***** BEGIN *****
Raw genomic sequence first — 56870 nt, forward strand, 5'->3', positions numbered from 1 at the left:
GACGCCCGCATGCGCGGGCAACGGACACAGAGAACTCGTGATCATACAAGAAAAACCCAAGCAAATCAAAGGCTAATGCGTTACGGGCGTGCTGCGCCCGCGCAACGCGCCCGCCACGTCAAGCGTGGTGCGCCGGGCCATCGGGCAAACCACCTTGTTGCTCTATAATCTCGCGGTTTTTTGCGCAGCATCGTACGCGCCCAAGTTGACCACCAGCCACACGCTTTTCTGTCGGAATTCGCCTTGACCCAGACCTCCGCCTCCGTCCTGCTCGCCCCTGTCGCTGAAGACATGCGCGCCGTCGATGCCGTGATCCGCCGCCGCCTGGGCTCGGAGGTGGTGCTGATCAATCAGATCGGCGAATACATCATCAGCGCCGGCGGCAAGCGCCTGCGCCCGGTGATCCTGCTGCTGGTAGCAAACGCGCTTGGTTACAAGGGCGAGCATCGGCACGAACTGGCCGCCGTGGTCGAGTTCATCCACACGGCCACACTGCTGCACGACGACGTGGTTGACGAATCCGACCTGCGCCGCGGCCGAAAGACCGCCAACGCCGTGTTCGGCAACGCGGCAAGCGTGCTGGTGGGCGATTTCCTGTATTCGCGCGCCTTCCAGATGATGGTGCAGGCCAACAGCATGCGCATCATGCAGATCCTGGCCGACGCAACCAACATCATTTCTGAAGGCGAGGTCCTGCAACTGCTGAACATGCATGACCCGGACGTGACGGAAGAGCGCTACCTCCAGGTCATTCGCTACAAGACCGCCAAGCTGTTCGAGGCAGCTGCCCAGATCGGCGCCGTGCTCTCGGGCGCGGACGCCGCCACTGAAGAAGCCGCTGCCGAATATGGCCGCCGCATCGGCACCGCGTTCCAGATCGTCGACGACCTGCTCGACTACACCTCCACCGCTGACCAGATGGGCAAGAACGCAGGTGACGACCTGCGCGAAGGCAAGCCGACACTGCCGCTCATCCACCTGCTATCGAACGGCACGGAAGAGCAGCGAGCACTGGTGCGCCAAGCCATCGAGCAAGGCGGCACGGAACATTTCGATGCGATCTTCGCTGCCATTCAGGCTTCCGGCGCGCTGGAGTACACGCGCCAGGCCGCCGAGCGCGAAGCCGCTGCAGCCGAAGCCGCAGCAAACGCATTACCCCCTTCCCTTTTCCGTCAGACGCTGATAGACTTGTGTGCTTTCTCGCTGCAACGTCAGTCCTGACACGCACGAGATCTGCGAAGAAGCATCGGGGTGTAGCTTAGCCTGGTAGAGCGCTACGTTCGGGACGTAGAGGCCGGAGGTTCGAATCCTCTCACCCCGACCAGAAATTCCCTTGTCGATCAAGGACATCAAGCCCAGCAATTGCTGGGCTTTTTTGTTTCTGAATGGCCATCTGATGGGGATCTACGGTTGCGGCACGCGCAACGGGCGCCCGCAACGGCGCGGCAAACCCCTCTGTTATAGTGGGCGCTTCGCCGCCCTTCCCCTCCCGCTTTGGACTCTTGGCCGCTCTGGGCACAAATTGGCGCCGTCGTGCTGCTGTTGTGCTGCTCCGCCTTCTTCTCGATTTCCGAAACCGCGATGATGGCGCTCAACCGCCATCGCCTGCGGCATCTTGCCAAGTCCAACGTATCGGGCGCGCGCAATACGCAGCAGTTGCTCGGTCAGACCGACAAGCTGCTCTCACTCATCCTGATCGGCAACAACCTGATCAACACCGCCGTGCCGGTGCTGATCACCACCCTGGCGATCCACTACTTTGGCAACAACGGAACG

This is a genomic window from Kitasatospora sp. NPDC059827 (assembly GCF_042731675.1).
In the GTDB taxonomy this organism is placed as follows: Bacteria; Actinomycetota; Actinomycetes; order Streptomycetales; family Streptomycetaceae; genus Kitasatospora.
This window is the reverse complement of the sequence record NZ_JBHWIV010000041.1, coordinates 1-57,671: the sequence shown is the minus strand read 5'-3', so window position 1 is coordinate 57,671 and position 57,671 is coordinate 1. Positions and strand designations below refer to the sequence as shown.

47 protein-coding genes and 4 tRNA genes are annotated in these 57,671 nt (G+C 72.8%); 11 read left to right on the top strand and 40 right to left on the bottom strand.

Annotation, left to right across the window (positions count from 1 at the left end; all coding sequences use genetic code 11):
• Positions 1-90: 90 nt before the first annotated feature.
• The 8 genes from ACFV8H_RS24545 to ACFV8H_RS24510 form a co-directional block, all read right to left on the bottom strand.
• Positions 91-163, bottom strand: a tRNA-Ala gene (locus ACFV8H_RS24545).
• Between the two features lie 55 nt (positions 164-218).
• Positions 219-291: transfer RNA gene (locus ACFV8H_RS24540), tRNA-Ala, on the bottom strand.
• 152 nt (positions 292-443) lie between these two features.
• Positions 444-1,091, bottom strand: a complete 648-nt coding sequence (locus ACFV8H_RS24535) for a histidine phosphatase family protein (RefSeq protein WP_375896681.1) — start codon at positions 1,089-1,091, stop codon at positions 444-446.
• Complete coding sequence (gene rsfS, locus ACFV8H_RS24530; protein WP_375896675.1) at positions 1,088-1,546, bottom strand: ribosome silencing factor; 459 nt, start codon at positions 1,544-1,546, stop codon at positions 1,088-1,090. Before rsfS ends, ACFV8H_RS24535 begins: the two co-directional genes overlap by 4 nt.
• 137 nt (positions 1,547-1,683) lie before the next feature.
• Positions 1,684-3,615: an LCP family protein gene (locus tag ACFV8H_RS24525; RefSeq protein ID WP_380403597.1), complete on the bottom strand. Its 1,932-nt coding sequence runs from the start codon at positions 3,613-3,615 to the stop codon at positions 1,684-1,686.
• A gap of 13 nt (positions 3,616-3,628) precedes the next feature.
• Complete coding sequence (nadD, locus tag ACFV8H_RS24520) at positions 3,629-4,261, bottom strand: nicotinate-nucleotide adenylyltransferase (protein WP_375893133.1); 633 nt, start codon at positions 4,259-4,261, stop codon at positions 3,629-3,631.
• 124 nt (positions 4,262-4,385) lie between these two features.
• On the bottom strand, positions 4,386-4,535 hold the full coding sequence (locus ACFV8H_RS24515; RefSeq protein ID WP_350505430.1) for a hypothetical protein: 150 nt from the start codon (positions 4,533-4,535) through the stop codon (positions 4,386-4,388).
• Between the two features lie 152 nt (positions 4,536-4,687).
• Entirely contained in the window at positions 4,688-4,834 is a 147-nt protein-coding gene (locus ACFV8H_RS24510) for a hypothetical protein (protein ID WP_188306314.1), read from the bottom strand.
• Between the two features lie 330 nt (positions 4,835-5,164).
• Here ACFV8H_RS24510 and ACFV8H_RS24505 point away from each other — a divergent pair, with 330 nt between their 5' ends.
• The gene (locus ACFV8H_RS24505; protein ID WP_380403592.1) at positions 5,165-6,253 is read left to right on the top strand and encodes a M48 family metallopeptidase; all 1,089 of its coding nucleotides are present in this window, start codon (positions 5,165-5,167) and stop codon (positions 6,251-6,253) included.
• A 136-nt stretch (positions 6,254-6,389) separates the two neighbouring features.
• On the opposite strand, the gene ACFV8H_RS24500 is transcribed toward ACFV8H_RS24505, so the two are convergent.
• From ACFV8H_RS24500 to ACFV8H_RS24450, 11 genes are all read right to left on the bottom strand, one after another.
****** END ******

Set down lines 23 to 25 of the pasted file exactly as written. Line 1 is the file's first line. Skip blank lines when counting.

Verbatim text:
• Entirely contained in the window at positions 4,688-4,834 is a 147-nt protein-coding gene (locus ACFV8H_RS24510) for a hypothetical protein (protein ID WP_188306314.1), read from the bottom strand.
• Between the two features lie 330 nt (positions 4,835-5,164).
• Here ACFV8H_RS24510 and ACFV8H_RS24505 point away from each other — a divergent pair, with 330 nt between their 5' ends.